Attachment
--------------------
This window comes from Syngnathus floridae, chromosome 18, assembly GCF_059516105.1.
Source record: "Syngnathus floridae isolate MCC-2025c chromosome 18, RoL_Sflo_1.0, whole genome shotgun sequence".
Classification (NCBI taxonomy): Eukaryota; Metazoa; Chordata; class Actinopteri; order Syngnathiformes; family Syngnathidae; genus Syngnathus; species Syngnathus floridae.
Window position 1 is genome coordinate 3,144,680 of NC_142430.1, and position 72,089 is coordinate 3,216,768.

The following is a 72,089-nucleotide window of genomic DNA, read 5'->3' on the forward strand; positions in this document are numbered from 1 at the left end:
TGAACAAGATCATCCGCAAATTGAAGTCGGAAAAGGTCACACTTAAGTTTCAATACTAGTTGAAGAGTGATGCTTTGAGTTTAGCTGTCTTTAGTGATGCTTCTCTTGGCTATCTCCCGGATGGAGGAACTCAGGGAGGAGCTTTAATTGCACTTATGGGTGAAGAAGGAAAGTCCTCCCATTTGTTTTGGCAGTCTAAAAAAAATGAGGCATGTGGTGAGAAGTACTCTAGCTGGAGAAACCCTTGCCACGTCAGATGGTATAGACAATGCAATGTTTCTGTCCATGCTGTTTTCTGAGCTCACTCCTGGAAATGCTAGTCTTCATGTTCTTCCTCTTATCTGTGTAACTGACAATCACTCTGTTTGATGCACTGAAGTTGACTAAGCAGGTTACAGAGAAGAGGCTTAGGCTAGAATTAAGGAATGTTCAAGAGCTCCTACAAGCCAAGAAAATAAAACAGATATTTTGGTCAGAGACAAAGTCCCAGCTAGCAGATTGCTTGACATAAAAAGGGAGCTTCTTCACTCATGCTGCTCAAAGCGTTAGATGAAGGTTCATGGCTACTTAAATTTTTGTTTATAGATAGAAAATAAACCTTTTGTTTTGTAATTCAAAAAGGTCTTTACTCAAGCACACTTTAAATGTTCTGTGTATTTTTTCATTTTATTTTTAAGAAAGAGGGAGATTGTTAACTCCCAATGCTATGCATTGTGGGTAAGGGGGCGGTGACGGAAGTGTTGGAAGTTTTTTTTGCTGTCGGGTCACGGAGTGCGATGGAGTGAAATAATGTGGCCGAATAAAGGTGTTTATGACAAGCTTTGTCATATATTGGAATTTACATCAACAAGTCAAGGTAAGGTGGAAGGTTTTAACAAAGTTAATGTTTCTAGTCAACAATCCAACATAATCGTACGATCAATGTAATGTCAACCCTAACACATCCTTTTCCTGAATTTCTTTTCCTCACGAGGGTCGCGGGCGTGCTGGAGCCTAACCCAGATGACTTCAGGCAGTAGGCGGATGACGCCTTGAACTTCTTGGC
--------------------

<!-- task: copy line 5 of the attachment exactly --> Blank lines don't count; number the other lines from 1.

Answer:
The following is a 72,089-nucleotide window of genomic DNA, read 5'->3' on the forward strand; positions in this document are numbered from 1 at the left end: